So how about I share the prep I’ve been doing and then you can share back what you are doing,  have done in similar circumstances, or what you would do if you were in a similar situation?

Firstly,  I’ve got three novels to a minimum of first draft stage so I have something to pitch. For me it’s my Memoir from the Madhouse*, a PND biopic of non epic proportions**, that you could say has been 35 years in the making. And also to the three children’s representatives attending, my jaunty little children’s fantasy Chloe Prime : Alien Space Vet which I’ve been editing for a couple of years now. Secondly, continuing to attend a lot of writing workshops, courses and festivals. Thirdly, reading, reading, reading. Memoir,  children’s fantasy, books on writing but also off genre, looking at how they build suspense,  engage the reader, and all that Jazz. Fourthly,  shamelessly imploring published authors I know for the secret of the perfect pitch. Unfortunately they all told me there is no secret formula (clearly a secret gatekeeping conspiracy) but did give me some excellent tips such as just be yourself, let your enthusiasm and knowledge show, and one fabulous published author instructed me not to be desperate, because they’re used to desperate authors hitting them up. To the latter I was all like, “WTF, desperation is literally the only thing I have going for me. I was reblogged by mamamia.com soley because I am a desperate mess, it’s my thing! I’m really not that long out of the nuthouse.” He mentioned that although that may be the case try playing it just a little bit cool, like a real date… Got it, pushup bra (oh yes I need one), red lippy (possibly a bad move as it accentuates my thin little lizard lips), and let them know they can see any of my wares without so much as a foreword and they can reorder my works into any position they like, I’m flexible and open to new ideas. He said that’s exactly what he meant and don’t forget to get incredibly drunk and cry a little. I’m quietly confident he was not joking, so I got this sucker nailed.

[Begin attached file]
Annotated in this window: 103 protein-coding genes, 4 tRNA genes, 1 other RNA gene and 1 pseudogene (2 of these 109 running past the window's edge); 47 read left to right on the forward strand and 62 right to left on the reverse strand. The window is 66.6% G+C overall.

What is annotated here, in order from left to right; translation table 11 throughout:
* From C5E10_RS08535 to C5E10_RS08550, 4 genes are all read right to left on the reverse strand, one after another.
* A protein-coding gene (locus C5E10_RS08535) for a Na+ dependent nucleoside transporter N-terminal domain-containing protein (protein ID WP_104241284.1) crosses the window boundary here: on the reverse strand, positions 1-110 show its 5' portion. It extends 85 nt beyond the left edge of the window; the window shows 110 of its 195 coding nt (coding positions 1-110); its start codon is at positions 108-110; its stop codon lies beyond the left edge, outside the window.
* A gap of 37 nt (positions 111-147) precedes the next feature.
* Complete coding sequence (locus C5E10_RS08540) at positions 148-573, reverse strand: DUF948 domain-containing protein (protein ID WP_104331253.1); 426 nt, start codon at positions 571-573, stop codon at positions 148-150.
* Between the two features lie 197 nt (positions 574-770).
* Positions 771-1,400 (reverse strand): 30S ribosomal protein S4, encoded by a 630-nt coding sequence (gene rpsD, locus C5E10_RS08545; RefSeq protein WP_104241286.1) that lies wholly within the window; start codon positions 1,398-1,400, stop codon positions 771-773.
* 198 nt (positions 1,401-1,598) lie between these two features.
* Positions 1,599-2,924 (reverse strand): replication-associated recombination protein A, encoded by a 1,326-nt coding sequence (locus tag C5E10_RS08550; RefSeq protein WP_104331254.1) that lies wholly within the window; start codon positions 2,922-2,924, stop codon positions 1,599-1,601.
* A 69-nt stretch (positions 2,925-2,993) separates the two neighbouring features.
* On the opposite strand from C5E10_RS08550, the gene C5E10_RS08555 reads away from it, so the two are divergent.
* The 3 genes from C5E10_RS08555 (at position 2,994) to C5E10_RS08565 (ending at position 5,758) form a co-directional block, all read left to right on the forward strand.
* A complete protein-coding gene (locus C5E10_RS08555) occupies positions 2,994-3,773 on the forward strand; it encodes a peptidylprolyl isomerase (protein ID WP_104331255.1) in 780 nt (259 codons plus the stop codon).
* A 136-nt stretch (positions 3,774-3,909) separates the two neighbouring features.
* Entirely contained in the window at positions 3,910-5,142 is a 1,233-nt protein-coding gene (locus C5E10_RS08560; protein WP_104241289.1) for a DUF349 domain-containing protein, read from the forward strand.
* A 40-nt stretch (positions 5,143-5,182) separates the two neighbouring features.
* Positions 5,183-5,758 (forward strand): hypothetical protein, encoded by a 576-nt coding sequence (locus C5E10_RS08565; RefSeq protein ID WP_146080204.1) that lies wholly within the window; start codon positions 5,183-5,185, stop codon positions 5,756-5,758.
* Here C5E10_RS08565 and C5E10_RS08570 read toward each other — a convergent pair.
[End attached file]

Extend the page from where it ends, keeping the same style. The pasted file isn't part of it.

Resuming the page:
As for the other two pieces of advice that I got, I have come up with 7 questions,  no, not 6, 7, in order to help me achieve that non desperate pitch I’m searching for, should the drunken crying approach fail.

1. Sum up my book in 1-2 sentences in an informative yet exciting way?
2. What are the three main take aways from my book?
3. Why did I write this book?
4. Why did this book need to be written by me?
5. Why did this book need to be written now?
6. What other books is my book like, what is its competition?

All this culminates into the final question:

7. What can be said to make the commissioning editor excited about my book in 1 sentence?